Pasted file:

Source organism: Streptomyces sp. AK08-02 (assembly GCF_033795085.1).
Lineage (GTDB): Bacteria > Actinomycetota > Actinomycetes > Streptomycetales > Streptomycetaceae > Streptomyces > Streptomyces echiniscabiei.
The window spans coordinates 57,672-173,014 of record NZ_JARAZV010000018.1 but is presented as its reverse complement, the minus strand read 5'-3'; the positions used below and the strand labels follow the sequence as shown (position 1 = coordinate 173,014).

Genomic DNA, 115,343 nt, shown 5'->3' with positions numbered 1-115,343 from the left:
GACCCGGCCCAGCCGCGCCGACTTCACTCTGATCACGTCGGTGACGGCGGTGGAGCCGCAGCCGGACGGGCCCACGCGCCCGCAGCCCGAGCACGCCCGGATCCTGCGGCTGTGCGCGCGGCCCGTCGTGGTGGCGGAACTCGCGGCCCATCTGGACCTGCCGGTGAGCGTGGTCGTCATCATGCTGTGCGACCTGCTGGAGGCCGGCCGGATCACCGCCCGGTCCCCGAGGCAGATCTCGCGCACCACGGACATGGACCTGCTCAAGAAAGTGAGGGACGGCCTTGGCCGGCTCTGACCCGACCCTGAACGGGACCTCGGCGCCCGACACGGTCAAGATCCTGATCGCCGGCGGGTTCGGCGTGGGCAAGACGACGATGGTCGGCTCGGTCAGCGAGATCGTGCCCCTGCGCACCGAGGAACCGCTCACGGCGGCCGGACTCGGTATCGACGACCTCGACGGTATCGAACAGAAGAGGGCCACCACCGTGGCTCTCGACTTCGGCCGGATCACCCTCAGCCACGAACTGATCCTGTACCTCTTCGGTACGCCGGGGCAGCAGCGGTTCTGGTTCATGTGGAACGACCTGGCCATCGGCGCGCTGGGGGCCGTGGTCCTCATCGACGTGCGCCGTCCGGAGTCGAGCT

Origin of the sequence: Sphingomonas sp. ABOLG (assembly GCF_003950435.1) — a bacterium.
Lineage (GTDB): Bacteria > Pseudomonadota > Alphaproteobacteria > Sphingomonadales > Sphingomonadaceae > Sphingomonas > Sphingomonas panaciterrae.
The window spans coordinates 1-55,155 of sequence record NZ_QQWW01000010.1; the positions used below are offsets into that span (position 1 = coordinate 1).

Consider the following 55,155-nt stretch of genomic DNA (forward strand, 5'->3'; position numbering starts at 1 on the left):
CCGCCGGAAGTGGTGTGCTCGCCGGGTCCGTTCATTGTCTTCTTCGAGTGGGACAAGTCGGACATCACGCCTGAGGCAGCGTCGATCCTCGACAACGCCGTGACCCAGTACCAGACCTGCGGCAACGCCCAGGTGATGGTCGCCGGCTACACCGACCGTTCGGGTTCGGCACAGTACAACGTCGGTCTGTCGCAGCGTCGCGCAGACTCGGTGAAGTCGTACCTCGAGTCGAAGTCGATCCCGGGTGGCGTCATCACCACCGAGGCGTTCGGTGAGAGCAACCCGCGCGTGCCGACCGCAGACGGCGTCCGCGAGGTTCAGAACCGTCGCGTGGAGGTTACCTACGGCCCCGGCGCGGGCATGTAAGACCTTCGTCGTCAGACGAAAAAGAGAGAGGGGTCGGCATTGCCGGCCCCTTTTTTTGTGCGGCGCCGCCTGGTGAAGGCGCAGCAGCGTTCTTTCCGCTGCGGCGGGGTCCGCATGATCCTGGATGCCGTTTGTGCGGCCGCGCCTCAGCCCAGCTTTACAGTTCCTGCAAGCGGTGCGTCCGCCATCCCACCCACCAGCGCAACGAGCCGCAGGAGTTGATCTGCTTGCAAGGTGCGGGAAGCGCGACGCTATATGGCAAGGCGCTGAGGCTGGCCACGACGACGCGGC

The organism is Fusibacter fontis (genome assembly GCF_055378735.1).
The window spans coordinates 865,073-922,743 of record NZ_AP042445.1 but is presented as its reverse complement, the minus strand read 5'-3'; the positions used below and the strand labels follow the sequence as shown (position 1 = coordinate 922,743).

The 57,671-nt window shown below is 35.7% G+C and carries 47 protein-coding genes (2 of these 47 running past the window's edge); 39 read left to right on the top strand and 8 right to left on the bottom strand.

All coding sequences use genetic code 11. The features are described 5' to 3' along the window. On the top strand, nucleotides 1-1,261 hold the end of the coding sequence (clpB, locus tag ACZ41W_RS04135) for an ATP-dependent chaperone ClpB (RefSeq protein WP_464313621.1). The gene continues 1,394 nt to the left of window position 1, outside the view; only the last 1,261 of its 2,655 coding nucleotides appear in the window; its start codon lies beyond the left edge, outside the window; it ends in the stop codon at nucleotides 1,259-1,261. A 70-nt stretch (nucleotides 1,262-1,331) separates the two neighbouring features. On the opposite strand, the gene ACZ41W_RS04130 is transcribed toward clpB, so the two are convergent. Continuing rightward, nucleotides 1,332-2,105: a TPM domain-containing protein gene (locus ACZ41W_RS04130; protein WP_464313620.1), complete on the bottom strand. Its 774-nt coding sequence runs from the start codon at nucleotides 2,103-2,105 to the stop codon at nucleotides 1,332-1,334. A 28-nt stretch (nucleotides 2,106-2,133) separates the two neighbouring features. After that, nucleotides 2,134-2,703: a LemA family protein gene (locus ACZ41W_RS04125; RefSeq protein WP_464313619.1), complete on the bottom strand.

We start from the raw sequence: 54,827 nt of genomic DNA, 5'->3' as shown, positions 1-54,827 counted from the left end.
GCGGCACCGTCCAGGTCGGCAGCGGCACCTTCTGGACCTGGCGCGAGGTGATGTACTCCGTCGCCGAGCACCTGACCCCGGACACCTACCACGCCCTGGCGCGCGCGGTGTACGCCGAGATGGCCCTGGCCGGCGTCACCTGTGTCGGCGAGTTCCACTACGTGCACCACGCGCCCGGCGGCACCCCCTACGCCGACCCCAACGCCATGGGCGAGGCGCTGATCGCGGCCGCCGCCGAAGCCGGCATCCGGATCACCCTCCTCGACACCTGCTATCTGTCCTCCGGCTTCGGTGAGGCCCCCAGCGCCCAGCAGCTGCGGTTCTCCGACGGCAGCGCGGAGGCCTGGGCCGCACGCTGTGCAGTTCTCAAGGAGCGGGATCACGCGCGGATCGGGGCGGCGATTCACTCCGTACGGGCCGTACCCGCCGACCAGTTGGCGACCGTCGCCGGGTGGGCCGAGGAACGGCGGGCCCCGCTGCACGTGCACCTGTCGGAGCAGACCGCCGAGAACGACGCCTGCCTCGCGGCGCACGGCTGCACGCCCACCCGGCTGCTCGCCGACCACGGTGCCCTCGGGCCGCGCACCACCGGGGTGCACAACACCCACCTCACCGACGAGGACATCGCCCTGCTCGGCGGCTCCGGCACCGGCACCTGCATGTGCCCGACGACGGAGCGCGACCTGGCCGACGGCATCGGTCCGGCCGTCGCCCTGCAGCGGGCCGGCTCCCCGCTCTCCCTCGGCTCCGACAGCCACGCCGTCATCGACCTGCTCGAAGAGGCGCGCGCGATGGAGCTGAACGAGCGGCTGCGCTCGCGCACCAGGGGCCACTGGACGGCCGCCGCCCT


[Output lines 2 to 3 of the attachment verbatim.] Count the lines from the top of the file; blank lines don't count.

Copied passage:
Lineage (GTDB): Bacteria > Actinomycetota > Actinomycetes > Streptomycetales > Streptomycetaceae > Streptomyces > Streptomyces echiniscabiei.
The window spans coordinates 57,672-173,014 of record NZ_JARAZV010000018.1 but is presented as its reverse complement, the minus strand read 5'-3'; the positions used below and the strand labels follow the sequence as shown (position 1 = coordinate 173,014).